Report on Industrial Production Raises Questions on the Direction of Economy and Biden Policies

By at 18 October, 2021, 2:53 pm


by Raymond J. Keating –

The Federal Reserve’s latest report on industrial production raises some serious questions about the economy.

The Fed reported that industrial production – which is the actual output of the manufacturing, mining and utility sectors of our economy – declined by 1.3 percent in September. For good measure, output for August was downgraded from a gain of 0.4 percent to a decline of 0.1 percent.

Manufacturing output, which makes up the biggest chunk of industrial production, declined by 0.7 percent in September, after a drop of 0.4 percent in August.

For good measure, mining suffered two consecutive months of declines as well, falling by 2.3 percent in September after an August decline of 0.9 percent.

The Fed explained:

“The production of motor vehicles and parts fell 7.2 percent, as shortages of semiconductors continued to hobble operations, while factory output elsewhere declined 0.3 percent… The lingering effects of Hurricane Ida more than accounted for the drop in mining in September; they also contributed 0.3 percentage point to the drop in manufacturing. Overall, about 0.6 percentage point of the drop in total industrial production resulted from the impact of the hurricane.”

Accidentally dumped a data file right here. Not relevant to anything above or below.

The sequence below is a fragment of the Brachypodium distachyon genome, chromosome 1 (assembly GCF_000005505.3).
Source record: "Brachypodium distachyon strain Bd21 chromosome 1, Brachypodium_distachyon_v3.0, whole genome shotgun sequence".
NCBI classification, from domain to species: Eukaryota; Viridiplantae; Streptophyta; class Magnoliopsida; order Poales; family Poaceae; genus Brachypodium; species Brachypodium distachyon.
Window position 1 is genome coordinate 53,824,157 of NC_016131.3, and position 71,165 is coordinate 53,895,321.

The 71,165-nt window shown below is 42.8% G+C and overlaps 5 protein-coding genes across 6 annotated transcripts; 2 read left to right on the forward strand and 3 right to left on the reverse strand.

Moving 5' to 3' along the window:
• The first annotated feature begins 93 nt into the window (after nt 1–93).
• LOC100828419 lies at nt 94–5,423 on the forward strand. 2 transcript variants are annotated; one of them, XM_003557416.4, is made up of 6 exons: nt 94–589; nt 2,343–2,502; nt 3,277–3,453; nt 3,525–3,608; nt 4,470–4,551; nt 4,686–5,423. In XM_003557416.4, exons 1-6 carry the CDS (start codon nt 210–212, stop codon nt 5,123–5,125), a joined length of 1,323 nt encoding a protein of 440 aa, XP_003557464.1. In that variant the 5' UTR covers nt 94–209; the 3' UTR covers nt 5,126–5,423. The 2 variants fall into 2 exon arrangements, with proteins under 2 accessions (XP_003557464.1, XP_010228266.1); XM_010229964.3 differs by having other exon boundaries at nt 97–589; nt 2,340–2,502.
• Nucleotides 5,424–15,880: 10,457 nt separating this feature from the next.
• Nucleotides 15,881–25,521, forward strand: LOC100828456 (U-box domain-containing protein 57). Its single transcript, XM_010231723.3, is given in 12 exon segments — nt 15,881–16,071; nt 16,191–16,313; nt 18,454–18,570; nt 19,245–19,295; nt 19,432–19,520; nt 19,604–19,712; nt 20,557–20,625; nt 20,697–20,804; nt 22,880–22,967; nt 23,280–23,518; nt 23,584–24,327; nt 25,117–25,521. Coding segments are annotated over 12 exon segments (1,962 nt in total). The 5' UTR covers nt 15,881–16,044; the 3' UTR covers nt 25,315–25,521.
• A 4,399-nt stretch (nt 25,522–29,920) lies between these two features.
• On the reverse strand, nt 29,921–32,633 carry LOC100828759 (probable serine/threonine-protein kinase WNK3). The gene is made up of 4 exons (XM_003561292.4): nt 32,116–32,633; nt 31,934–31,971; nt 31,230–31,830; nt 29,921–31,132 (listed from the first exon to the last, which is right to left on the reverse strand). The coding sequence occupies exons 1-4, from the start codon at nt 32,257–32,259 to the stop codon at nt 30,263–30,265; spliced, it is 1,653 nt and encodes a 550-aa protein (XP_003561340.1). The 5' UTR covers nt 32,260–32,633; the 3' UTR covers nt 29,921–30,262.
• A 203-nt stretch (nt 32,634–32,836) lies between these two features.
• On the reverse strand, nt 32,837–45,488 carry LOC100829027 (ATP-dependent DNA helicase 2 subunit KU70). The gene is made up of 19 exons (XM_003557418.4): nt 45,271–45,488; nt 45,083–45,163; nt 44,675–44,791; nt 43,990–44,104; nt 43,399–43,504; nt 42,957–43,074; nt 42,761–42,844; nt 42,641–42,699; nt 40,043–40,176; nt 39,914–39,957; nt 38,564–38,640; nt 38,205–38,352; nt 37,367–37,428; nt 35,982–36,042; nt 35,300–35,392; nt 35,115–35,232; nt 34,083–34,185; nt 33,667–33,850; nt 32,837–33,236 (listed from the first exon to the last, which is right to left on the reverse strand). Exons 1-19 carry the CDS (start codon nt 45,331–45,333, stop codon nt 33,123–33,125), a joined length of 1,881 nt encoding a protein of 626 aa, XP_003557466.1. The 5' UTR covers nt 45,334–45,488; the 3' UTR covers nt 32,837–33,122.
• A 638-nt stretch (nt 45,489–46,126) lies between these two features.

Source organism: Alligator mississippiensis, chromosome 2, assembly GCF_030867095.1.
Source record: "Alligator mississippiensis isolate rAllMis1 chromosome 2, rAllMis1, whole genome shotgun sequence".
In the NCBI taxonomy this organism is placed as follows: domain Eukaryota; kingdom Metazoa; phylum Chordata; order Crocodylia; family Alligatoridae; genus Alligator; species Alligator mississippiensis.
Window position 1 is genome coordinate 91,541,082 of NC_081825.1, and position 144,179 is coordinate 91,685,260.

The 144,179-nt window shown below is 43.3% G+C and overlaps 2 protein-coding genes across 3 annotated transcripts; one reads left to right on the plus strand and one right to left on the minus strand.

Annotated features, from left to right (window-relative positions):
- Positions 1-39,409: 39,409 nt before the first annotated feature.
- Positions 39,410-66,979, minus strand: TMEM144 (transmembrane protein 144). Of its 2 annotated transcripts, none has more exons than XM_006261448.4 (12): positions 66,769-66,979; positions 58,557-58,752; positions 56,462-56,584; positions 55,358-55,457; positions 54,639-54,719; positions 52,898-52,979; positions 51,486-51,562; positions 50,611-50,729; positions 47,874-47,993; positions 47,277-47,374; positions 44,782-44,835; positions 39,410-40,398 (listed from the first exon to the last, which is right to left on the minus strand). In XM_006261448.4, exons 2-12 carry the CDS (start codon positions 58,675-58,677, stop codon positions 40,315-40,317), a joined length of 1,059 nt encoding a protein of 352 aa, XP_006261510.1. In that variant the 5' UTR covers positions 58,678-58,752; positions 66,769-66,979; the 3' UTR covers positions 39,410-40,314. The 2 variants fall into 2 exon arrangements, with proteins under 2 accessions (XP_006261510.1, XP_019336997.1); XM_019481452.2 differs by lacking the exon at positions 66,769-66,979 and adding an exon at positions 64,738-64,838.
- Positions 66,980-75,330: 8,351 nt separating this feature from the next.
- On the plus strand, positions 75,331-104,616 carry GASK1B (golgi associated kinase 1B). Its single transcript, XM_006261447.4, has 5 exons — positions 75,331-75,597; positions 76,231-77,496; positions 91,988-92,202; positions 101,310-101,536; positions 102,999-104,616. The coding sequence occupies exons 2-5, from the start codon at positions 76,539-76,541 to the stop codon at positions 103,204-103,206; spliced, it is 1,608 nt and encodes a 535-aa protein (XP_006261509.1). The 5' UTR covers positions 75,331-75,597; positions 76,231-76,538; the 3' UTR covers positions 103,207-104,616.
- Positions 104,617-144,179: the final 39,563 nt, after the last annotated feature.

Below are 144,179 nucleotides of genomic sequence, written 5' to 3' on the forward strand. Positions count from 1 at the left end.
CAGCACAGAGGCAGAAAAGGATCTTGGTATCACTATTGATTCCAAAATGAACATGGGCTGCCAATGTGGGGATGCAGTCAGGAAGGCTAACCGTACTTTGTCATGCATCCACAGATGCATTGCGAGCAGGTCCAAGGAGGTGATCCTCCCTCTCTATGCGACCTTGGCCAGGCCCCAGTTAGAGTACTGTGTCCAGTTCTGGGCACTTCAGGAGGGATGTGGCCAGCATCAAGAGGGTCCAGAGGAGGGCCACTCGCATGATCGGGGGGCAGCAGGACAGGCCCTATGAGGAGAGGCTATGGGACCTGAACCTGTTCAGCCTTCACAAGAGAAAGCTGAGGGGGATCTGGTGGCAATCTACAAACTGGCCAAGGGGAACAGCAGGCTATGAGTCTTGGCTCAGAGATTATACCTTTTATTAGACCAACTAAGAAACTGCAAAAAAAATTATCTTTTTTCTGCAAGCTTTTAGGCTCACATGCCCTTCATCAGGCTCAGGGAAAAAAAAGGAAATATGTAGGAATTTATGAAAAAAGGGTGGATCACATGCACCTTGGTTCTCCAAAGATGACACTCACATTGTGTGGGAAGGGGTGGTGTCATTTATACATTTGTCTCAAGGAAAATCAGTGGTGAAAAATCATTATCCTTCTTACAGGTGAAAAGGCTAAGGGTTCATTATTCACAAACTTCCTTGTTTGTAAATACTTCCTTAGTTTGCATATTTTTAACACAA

The hurricane obviously is a temporary effect. But even after accounting for that, industrial production, including manufacturing, still suffered noteworthy declines in September.

Source: Federal Reserve Bank of St. Louis, FRED

As noted in the above chart, manufacturing production in the U.S. has suffered since the Great Recession (late 2007 to mid-2009). Not only was manufacturing output in September 2021 not back to the pre-pandemic level, but it still remained short of the high hit before the Great Recession.

In fact, manufacturing production in September 2021 stood at the same level as registered in September 2005, that is, no growth for 16 years.

That is a distressingly long period of stagnation and lost growth. Meanwhile, our elected officials seem oblivious as they talk about increased tax and regulatory burdens on the industrial sector.

At a time when U.S. manufacturing, which is overwhelmingly about small businesses (with 93.3 percent of employer manufacturing firms having fewer than 100 employees), struggles, the policy focus should be on reducing governmental costs and barriers to entrepreneurship, investment and innovation in manufacturing; yet, the exact opposite has been happening.

Raymond J. Keating is chief economist for the Small Business & Entrepreneurship Council.


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